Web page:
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 Table of Contents  
CASE REPORT
Year : 2015  |  Volume : 4  |  Issue : 3  |  Page : 205-207

Postsurgical prosthetic rehabilitation of unilateral hemimandibulectomy with customized wire guided mandibular prosthesis


Department of Prosthodontics, Post Graduate Institute of Dental Sciences, Pt. B. D. Sharma University of Health Sciences, Rohtak, Haryana, India

Date of Web Publication9-Dec-2015

Correspondence Address:
Manu Rathee
Department of Prosthodontics, Post Graduate Institute of Dental Sciences, Pt. B. D. Sharma University of Health Sciences, Rohtak, Haryana
India
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Source of Support: None, Conflict of Interest: None


DOI: 10.4103/2278-0521.171435

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  Abstract 

Segmental resection of the mandible destroys the balance and symmetry of function, leading to altered mandibular movements and deviation of the residual fragment toward the resected side. Prosthodontic management of unilateral hemimandibulectomy is aimed to reduce mandibular deviation and to improve the masticatory effiency. This clinical report describes a simple and efficient method utilizing customized wire-made-guide removable prosthesis to aid in reducing the mandibular deviation and enhances the masticatory efficiency.

Keywords: Hemimandibulectomy, mandibular resection, prosthesis


How to cite this article:
Rathee M, Bhoria M, Boora P. Postsurgical prosthetic rehabilitation of unilateral hemimandibulectomy with customized wire guided mandibular prosthesis. Saudi J Health Sci 2015;4:205-7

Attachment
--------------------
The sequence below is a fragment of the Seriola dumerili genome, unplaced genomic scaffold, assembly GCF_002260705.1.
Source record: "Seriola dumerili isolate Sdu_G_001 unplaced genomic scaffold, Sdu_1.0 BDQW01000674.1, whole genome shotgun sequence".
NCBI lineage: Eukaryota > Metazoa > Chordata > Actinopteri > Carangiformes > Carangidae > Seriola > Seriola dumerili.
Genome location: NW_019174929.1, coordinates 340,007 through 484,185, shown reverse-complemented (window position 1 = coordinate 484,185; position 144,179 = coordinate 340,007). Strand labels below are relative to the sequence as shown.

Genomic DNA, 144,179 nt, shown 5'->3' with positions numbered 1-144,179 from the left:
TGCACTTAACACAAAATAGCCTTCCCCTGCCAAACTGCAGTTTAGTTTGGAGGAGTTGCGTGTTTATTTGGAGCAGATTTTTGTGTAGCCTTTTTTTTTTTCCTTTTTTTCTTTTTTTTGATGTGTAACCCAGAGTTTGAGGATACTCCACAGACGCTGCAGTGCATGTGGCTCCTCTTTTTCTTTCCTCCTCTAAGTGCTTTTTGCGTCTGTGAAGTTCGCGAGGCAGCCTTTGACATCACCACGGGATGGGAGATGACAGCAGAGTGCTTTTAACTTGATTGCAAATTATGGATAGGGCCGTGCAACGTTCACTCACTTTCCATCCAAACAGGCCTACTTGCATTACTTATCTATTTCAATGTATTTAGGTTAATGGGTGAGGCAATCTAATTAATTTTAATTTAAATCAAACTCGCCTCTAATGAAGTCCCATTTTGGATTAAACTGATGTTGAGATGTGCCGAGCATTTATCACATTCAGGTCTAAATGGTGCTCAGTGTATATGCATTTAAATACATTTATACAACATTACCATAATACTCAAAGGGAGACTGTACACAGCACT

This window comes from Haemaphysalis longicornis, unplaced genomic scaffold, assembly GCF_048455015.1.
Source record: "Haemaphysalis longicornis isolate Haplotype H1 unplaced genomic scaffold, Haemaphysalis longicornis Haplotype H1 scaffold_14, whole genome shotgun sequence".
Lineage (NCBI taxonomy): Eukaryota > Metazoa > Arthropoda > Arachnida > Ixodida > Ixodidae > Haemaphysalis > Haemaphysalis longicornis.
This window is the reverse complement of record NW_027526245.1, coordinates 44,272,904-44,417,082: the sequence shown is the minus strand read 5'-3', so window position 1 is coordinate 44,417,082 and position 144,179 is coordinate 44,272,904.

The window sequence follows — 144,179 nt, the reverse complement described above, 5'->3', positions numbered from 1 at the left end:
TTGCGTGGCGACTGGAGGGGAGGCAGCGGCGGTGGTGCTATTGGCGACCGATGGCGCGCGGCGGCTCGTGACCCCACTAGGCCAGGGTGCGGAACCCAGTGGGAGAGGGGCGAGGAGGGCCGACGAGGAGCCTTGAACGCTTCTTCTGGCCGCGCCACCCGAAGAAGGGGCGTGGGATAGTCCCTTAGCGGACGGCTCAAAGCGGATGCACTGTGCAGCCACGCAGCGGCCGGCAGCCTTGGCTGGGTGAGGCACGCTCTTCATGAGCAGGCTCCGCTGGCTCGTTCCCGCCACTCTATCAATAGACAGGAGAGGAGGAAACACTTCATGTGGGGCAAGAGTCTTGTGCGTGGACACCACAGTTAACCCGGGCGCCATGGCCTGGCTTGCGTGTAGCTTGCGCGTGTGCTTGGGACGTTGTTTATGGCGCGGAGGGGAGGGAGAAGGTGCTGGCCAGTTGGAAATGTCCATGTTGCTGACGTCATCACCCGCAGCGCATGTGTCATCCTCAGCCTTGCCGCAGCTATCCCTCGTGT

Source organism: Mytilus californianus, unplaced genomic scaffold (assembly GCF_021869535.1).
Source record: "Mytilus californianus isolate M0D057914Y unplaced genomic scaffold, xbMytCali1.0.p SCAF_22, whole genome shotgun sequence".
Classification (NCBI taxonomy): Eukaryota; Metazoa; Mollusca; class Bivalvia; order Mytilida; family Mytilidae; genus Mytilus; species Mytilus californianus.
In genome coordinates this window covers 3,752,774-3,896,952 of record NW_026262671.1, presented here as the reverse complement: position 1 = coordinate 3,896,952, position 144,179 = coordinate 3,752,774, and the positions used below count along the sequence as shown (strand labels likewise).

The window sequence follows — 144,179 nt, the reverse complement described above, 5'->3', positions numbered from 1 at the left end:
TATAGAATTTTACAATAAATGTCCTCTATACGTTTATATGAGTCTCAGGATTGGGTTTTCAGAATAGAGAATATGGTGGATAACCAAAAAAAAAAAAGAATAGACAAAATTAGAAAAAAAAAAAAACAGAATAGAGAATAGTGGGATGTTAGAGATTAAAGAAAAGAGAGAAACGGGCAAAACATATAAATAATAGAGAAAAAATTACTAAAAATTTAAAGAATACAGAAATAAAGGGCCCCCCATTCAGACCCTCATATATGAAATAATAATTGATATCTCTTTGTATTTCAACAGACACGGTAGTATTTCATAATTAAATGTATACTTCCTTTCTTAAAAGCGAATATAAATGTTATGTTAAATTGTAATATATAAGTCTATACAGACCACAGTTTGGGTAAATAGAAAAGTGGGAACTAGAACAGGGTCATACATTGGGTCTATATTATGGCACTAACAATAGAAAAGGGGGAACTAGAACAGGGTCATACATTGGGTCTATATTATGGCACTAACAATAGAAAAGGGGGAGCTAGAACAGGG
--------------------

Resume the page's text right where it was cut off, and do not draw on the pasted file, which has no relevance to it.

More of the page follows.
How to cite this URL:
Rathee M, Bhoria M, Boora P. Postsurgical prosthetic rehabilitation of unilateral hemimandibulectomy with customized wire guided mandibular prosthesis. Saudi J Health Sci [serial online] 2015 [cited 2019 Jul 20];4:205-7. Available from: http://www.saudijhealthsci.org/text.asp?2015/4/3/205/171435


  Introduction Top


Prosthetic rehabilitation following hemimandibulectomy is one of the most challenging and demanding maxillofacial prosthetic procedures. The site, extent of resection and loss of continuity, markedly influences the masticatory function. Segmental resection of the mandible significantly affects physiological, psychological, and esthetic outcomes. The common finding includes masticatory impairment and deviation of mandible toward the resected side.[1],[2] The mandibular guidance therapy delivered in the early phase of rehabilitation ensures optimal occlusal relationship and masticatory efficiency. Achieving the normal maxillomandibular relations is obstructed by extensive surgical jaw resection, postsurgical complications, and radiation therapy. The buccal-based guidance restorations and palatal-based guidance restorations have been effective in reducing the mandibular deviation.[3],[4] Any uncoordinated masticatory movements may cause trauma and resultant complications. Hence, meticulous periodic monitoring of prosthesis along with resected mandibular site are considered a major part in affecting the success of management.[4] This article presents a simple and efficient method of rehabilitation utilizing customized wire-made-guide removable prosthesis to aid in reducing the mandibular deviation and enhance the masticatory efficiency.